This site uses cookies to improve your experience and to provide services and advertising. By continuing to browse, you agree to the use of cookies described in our Cookies Policy. You may change your settings at any time but this may impact on the functionality of the site. To learn more see our Cookies Policy.
Dublin: 9 °C Tuesday 19 November, 2019

Charges filed in Norway over terror plot against cartoonist

Three men accused of plotting to attack a Danish newspaper that caricatured the Prophet Muhammad have been charged with terror offences in Norway.

File photo, the exterior of a building housing the Jyllands-Posten Copenhagen office, Denmark
File photo, the exterior of a building housing the Jyllands-Posten Copenhagen office, Denmark
Image: Niels Hougaard/AP/Press Association Images

A NORWEGIAN PROSECUTOR has filed terror charges against three men accused in an al-Qaeda linked plot to attack a Danish newspaper that caricatured the Prophet Muhammad.

Director of Public Prosecutions Tor-Aksel Busch filed an indictment late Monday against Mikael Davud, Shawan Sadek Saeed Bujak and David Jakobsen, who were arrested in July 2010. All three have pleaded innocent.

Investigators believe the plot was linked to the same al-Qaeda planners behind 2009 schemes to blow up New York’s subway and a British shopping mall. An Associated Press investigation last year showed all three plots were thwarted after suspected operatives exchanged e-mails — sometimes poorly coded — in and out of Pakistan.

Davud, a 40-year-old ethnic Uighur from China, was charged with receiving explosives training at an al-Qaeda training camp in Pakistan and agreeing to blow up one of several offices of newspaper Jyllands-Posten in Denmark.

Bujak and Jakobsen are accused of joining the plot in 2009 and helping acquire bomb-making chemicals. Police say they had the men under surveillance and even replaced a key ingredient with a harmless liquid to ensure they wouldn’t succeed in building a bomb.

Davud and Bujak, a 38-year-old Iraqi Kurd, were also charged with plotting to shoot Kurt Westergaard, one of the Danish cartoonists who drew the 12 caricatures of Muhammad in 2005. The cartoons sparked riots in Muslim countries and put the newspaper in the cross-hairs of radical Islamists.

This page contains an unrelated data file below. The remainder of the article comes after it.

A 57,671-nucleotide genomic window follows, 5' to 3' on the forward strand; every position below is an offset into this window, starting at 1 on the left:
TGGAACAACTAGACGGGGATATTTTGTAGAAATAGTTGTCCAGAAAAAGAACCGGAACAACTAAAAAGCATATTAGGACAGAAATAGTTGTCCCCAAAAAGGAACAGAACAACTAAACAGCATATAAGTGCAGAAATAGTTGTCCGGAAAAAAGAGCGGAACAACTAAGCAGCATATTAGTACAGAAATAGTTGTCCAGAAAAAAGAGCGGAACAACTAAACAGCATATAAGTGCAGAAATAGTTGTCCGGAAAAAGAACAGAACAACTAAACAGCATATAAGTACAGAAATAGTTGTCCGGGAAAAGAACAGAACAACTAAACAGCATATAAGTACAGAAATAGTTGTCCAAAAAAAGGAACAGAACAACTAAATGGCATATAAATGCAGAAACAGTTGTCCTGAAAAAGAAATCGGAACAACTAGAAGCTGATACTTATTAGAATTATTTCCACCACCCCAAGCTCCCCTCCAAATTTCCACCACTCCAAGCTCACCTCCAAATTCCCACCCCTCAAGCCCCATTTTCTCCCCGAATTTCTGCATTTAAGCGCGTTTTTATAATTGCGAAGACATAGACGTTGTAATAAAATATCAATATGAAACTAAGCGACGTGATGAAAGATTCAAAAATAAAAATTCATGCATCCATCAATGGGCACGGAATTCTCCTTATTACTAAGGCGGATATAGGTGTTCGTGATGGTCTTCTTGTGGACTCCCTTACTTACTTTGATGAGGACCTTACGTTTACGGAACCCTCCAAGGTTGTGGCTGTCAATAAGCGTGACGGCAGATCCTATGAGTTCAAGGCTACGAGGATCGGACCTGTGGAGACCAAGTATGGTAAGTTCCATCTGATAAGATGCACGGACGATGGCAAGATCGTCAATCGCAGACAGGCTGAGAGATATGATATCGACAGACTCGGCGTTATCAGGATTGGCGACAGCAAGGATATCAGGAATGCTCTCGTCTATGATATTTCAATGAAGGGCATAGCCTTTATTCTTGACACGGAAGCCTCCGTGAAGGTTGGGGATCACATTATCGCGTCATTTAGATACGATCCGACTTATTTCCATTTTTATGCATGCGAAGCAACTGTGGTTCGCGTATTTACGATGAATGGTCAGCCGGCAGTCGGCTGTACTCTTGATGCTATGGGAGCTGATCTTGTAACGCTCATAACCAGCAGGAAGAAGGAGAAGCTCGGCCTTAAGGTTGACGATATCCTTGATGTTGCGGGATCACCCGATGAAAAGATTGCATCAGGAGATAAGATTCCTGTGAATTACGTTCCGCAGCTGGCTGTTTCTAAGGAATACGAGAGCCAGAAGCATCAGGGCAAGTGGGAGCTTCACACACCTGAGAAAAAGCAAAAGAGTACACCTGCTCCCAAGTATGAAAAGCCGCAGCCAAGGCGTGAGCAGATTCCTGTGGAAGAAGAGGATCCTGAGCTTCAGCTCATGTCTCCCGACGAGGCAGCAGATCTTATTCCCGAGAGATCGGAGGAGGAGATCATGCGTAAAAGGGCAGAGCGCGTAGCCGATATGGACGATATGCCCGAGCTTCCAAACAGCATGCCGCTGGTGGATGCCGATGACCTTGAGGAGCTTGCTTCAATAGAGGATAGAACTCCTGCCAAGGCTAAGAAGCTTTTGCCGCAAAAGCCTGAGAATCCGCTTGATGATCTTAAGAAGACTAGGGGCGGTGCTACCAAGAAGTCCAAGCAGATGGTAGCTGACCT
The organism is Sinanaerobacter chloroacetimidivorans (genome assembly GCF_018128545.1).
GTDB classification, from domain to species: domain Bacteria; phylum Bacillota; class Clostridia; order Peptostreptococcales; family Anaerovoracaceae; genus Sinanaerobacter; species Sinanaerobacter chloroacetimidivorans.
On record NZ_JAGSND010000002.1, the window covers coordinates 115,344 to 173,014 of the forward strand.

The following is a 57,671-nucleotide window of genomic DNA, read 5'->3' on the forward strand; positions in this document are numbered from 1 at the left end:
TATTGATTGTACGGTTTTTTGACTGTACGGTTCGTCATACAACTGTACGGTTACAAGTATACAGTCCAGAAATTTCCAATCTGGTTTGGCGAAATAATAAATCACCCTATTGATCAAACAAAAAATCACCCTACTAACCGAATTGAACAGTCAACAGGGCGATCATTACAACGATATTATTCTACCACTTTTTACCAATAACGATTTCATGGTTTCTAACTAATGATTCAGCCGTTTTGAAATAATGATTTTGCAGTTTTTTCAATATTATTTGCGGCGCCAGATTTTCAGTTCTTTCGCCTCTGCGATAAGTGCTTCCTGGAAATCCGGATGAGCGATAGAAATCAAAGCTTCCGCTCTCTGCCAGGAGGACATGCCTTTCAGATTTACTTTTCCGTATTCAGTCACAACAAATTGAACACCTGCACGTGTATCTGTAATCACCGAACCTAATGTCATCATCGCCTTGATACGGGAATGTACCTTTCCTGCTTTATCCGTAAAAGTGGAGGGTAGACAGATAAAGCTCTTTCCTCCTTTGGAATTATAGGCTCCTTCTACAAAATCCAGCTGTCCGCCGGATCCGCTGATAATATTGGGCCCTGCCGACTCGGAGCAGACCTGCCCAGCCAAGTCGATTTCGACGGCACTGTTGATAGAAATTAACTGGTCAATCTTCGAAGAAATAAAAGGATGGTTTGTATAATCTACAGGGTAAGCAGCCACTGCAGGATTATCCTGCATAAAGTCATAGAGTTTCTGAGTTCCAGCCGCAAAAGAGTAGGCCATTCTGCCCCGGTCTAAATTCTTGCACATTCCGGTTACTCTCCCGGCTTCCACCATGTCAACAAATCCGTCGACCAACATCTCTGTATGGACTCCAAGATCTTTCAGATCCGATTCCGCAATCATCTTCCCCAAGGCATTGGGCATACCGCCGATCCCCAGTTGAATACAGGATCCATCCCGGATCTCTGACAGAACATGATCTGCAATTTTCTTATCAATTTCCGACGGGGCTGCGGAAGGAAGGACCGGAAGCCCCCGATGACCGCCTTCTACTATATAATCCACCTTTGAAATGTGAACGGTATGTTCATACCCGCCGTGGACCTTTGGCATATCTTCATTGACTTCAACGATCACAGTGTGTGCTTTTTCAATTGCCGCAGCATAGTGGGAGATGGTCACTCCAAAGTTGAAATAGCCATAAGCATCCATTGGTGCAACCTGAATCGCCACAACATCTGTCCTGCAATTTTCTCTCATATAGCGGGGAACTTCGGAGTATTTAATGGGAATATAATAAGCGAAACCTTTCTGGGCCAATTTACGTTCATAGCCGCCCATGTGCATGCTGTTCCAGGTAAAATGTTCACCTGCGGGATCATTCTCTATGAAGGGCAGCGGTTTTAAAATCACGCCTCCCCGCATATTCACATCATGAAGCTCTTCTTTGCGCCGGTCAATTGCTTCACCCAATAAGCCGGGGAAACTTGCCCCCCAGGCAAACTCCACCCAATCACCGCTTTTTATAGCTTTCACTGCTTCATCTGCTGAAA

Bujak told police the target of the Norwegian plot was Jyllands-Posten. But Davud claims he wanted to bomb the Chinese Embassy in Oslo and that the other two were not aware of his plans, according to his lawyer Carl Konow Rieber-Mohn. In Norway, plotting a terror act alone is not a crime. If at least two people are involved they can be convicted of conspiracy.

Rieber-Mohn told the AP that he was “surprised” that the prosecutor ignored Davud’s version of events in the indictment.

Jakobsen, a 33-year-old Uzbek national, became a police informant in November 2009 but still faced charges for his involvement in the plot before then.

“He is disappointed,” Jakobsen’s defense lawyer, Rene Ibsen, told the AP. “He went to the police because he was troubled by the information he had gotten (about the plot). And he cooperated with police to get additional information.”

Bujak’s lawyer didn’t immediately return calls seeking comment.

All three suspects deny any links to al-Qaeda.

If convicted they could face up to 12 years in prison. The trial is set to start on Oct. 31.

  • Share on Facebook
  • Email this article

About the author:

Associated Press

Read next: